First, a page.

In this case, we conclude that the 2003 amendment to the expungement statute cannot be used to deny the appellant's request for expungement for the following reasons: First, as previously discussed, at the time of his conviction and sentencing, our expungement law, as interpreted by the Tennessee Supreme Court, entitled the appellant to expungement of any records regarding a charge of which he was not convicted even if he was convicted of a lesser-included offense of the charged offense.
Second, the legislative amendment denying expungement to an offender convicted of a lesser-included offense was approved on May 22, 2003, a date subsequent to the appellant's conviction and sentencing. Even if the statute is remedial in nature and can therefore be retroactively applied, retrospective application of the amendment arguably impairs the appellant's reasonable expectations based on the law at the time of his conviction and sentencing. See Doe v. Sundquist, 2 S.W.3d 919, 924 (Tenn.1999) (stating that retroactive application of a law impairs a vested right when, among other things, it defeats the reasonable expectations of affected parties or surprises persons who have relied on the prior law).
Third, in our view, the retroactive application of the amended expungement statute violates the appellant's constitutional protection against ex post facto laws because at minimum it offers a situation disadvantageous to the appellant by unduly burdening him with the societal stigma attached to a felony. See Adler, 92 S.W.3d at 402 (noting that the purpose of the expungement statute is “to prevent a citizen from bearing the stigma of having been charged with a criminal offense, where he was acquitted of the charge”); Doe, 588 S.W.2d at 552 (stating that “[i]t is common knowledge that the preferment of charges against a citizen can have a severe impact upon his reputation, regardless of whether or not a conviction results”); see State v. Anderson, 12 Kan.App.2d 342, 744 P.2d 143 (1987) (stating that retroactive application of change in expungement statute to deny defendant the opportunity to expunge his criminal record disadvantaged him and constituted punishment, and thus, was an ex post facto violation); but see State v. T.P.M., 460 A.2d 167, 189 N.J.Super. 360 (N.J.Super.Ct.App.Div.1983) (stating that retroactive application of change in expungement statute to deny defendant the opportunity to expunge his criminal record was not violation of ex post facto clause because the “existence of a criminal record is simply a fact of life, not part of the sentence and punishment”).
Accordingly, we conclude that the appellant was entitled to expungement of the records regarding the charge of child abuse and because the trial court acted without legal authority in denying expungement, we reverse the judgment of the trial court and remand for entry of an order of expungement.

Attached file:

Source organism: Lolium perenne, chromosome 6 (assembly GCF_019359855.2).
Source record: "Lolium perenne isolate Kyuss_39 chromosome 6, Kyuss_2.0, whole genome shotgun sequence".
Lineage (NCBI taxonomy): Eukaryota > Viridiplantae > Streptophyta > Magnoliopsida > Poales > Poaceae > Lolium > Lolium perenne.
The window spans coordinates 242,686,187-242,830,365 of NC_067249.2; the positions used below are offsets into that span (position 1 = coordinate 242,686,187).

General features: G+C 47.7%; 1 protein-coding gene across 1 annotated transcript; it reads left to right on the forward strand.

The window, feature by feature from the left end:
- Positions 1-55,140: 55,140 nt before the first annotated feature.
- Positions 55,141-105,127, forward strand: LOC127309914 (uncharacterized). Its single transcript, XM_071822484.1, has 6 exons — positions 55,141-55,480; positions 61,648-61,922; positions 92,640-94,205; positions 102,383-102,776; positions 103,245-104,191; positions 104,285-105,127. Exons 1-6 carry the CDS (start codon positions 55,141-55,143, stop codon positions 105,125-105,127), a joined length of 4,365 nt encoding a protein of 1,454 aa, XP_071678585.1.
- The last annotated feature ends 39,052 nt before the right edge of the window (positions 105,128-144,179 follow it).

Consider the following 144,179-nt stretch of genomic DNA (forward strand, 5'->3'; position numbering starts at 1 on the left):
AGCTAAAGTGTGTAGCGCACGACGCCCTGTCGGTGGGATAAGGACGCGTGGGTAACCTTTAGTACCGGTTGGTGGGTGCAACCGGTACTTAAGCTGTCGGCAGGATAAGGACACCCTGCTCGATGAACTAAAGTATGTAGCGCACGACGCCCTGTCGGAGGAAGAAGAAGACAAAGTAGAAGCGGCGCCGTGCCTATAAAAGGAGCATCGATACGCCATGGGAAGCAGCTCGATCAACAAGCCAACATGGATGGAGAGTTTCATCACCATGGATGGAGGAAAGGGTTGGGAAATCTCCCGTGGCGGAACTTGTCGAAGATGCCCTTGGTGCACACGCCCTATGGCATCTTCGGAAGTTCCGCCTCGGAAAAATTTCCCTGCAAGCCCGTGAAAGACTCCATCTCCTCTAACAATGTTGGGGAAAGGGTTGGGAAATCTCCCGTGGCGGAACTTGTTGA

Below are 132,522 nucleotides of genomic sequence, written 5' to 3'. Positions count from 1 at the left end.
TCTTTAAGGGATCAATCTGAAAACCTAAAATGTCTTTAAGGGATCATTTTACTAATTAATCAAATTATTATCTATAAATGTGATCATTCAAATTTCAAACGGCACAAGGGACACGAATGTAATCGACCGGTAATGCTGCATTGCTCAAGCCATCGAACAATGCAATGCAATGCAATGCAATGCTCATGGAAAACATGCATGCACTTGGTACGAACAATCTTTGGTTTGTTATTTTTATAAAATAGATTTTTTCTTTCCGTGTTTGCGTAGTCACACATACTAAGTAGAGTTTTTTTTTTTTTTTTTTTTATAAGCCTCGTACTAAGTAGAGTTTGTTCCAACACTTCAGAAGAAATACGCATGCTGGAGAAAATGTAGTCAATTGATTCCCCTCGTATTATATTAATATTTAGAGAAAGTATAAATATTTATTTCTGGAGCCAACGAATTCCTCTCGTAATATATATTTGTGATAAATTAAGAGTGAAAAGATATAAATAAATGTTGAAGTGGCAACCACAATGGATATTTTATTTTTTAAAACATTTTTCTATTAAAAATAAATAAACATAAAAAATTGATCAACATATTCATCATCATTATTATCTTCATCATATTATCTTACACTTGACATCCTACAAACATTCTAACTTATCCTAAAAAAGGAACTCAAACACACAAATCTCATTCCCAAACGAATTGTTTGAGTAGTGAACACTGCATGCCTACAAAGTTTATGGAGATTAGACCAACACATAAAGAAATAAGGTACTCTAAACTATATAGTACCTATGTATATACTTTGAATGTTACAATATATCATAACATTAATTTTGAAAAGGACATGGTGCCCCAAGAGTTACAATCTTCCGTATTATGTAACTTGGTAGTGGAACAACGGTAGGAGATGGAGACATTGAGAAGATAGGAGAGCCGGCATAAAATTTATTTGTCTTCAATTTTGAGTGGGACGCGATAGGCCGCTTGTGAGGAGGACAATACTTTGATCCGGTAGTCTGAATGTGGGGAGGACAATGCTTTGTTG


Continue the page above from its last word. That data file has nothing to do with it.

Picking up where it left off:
The appellant also requests that we address the due process concerns regarding the 2003 legislative amendment to the expungement statute. However, this court will “not decide constitutional questions unless resolution is absolutely necessary for determination of the case and the rights of the parties.” State v. Thompson, 151 S.W.3d 434, 442 (Tenn.2004) (quoting Owens v. State, 908 S.W.2d 923, 926 (Tenn.1995)). Having already resolved the appellant's case on other grounds, we decline to address the potential due process implications.
Based on the aforementioned reasoning and authorities, we reverse the judgment of the trial court and remand for entry of an expungement order.
1. Our supreme court in Adler determined that the proper avenue for challenging a trial court's decision regarding expungement is the common law writ of certiorari as codified in Tennessee Code Annotated section 27-8-101. The court made this determination after deciding that neither a criminal defendant nor the state had an appeal as of right under Tennessee Rule of Appellate Procedure 3 from an unfavorable ruling concerning an expungement order.
2. The Tennessee Supreme Court also indicated in Miller that the Ex Post Facto Clause of the Tennessee Constitution has a broader reach and provides more protection than its federal counterpart. See Miller, 584 S.W.2d at 760-61; see also State v. Larry Wade Gibson, No. E2003-02102-CCA-R3-CD, 2004 WL 2827000, at *3 (Tenn.Crim.App., at Knoxville, Dec. 9, 2004), perm. app. denied (Tenn. Mar. 21, 2005). Therefore, whether a person is “disadvantaged” by the law is a valid inquiry in a Tennessee ex post facto analysis; whereas, the federal analysis has shifted away from this more lenient standard. See Collins v. Youngblood, 497 U.S. 37, 46-52, 110 S.Ct. 2715, 111 L.Ed.2d 30 (1990).
J.C. McLIN, J.